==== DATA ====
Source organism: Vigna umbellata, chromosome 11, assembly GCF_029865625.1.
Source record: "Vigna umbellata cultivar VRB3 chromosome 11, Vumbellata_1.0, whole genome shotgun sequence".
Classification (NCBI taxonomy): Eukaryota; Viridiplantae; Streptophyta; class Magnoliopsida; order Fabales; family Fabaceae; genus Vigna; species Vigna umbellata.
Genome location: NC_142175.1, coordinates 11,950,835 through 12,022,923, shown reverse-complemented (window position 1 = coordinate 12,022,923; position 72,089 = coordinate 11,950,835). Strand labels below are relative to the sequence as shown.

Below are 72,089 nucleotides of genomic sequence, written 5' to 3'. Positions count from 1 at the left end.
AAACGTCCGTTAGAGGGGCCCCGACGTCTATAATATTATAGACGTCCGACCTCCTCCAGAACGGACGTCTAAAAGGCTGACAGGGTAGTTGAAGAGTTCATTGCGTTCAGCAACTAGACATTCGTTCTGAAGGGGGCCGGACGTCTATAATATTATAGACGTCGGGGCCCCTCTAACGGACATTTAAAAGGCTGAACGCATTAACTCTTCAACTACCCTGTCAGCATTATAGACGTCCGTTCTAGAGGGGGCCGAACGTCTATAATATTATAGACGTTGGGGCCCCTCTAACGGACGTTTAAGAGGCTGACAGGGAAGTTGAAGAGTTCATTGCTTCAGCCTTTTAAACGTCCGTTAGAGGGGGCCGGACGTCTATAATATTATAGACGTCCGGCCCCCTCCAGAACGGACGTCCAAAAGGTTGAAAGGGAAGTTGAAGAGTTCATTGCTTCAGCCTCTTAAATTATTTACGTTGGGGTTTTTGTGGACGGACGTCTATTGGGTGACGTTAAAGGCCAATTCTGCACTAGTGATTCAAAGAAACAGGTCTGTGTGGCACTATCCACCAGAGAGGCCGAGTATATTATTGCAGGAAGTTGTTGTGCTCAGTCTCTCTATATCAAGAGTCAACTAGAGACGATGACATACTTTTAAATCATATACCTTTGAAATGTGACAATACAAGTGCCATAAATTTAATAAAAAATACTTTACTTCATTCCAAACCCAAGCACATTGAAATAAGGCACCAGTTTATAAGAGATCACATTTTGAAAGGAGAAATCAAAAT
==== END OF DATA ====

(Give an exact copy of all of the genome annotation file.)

Source organism: Vigna umbellata, chromosome 11, assembly GCF_029865625.1.
Source record: "Vigna umbellata cultivar VRB3 chromosome 11, Vumbellata_1.0, whole genome shotgun sequence".
Classification (NCBI taxonomy): Eukaryota; Viridiplantae; Streptophyta; class Magnoliopsida; order Fabales; family Fabaceae; genus Vigna; species Vigna umbellata.
Genome location: NC_142175.1, coordinates 11,950,835 through 12,022,923, shown reverse-complemented (window position 1 = coordinate 12,022,923; position 72,089 = coordinate 11,950,835). Strand labels below are relative to the sequence as shown.

Below are 72,089 nucleotides of genomic sequence, written 5' to 3'. Positions count from 1 at the left end.
AAACGTCCGTTAGAGGGGCCCCGACGTCTATAATATTATAGACGTCCGACCTCCTCCAGAACGGACGTCTAAAAGGCTGACAGGGTAGTTGAAGAGTTCATTGCGTTCAGCAACTAGACATTCGTTCTGAAGGGGGCCGGACGTCTATAATATTATAGACGTCGGGGCCCCTCTAACGGACATTTAAAAGGCTGAACGCATTAACTCTTCAACTACCCTGTCAGCATTATAGACGTCCGTTCTAGAGGGGGCCGAACGTCTATAATATTATAGACGTTGGGGCCCCTCTAACGGACGTTTAAGAGGCTGACAGGGAAGTTGAAGAGTTCATTGCTTCAGCCTTTTAAACGTCCGTTAGAGGGGGCCGGACGTCTATAATATTATAGACGTCCGGCCCCCTCCAGAACGGACGTCCAAAAGGTTGAAAGGGAAGTTGAAGAGTTCATTGCTTCAGCCTCTTAAATTATTTACGTTGGGGTTTTTGTGGACGGACGTCTATTGGGTGACGTTAAAGGCCAATTCTGCACTAGTGATTCAAAGAAACAGGTCTGTGTGGCACTATCCACCAGAGAGGCCGAGTATATTATTGCAGGAAGTTGTTGTGCTCAGTCTCTCTATATCAAGAGTCAACTAGAGACGATGACATACTTTTAAATCATATACCTTTGAAATGTGACAATACAAGTGCCATAAATTTAATAAAAAATACTTTACTTCATTCCAAACCCAAGCACATTGAAATAAGGCACCAGTTTATAAGAGATCACATTTTGAAAGGAGAAATCAAAAT